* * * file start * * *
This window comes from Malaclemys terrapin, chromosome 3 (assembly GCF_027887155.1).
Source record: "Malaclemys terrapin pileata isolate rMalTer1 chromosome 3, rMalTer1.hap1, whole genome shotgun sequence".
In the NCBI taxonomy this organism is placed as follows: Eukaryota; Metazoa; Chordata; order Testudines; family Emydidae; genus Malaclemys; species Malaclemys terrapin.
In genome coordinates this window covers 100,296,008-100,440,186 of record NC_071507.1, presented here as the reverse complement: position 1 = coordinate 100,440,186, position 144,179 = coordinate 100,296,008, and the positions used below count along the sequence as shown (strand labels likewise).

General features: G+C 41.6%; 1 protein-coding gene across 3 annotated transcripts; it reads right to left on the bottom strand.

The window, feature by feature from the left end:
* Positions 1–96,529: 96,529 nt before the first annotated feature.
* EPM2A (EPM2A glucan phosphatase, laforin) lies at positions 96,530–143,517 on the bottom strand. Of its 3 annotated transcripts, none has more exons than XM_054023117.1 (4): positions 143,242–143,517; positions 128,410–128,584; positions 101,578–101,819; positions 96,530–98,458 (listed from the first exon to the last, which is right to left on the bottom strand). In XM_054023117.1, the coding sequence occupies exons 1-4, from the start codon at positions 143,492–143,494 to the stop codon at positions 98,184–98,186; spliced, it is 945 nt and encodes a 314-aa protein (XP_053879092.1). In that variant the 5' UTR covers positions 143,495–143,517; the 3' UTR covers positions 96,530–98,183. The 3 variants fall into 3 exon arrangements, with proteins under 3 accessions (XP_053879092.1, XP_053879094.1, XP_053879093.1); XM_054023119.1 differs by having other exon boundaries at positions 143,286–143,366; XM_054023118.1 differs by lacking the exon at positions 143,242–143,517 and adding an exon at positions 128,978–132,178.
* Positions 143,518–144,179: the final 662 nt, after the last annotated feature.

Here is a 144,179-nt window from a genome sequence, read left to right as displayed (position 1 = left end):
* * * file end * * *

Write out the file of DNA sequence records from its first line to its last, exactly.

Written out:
This window comes from Malaclemys terrapin, chromosome 3 (assembly GCF_027887155.1).
Source record: "Malaclemys terrapin pileata isolate rMalTer1 chromosome 3, rMalTer1.hap1, whole genome shotgun sequence".
In the NCBI taxonomy this organism is placed as follows: Eukaryota; Metazoa; Chordata; order Testudines; family Emydidae; genus Malaclemys; species Malaclemys terrapin.
In genome coordinates this window covers 100,296,008-100,440,186 of record NC_071507.1, presented here as the reverse complement: position 1 = coordinate 100,440,186, position 144,179 = coordinate 100,296,008, and the positions used below count along the sequence as shown (strand labels likewise).

General features: G+C 41.6%; 1 protein-coding gene across 3 annotated transcripts; it reads right to left on the bottom strand.

The window, feature by feature from the left end:
* Positions 1–96,529: 96,529 nt before the first annotated feature.
* EPM2A (EPM2A glucan phosphatase, laforin) lies at positions 96,530–143,517 on the bottom strand. Of its 3 annotated transcripts, none has more exons than XM_054023117.1 (4): positions 143,242–143,517; positions 128,410–128,584; positions 101,578–101,819; positions 96,530–98,458 (listed from the first exon to the last, which is right to left on the bottom strand). In XM_054023117.1, the coding sequence occupies exons 1-4, from the start codon at positions 143,492–143,494 to the stop codon at positions 98,184–98,186; spliced, it is 945 nt and encodes a 314-aa protein (XP_053879092.1). In that variant the 5' UTR covers positions 143,495–143,517; the 3' UTR covers positions 96,530–98,183. The 3 variants fall into 3 exon arrangements, with proteins under 3 accessions (XP_053879092.1, XP_053879094.1, XP_053879093.1); XM_054023119.1 differs by having other exon boundaries at positions 143,286–143,366; XM_054023118.1 differs by lacking the exon at positions 143,242–143,517 and adding an exon at positions 128,978–132,178.
* Positions 143,518–144,179: the final 662 nt, after the last annotated feature.

Here is a 144,179-nt window from a genome sequence, read left to right as displayed (position 1 = left end):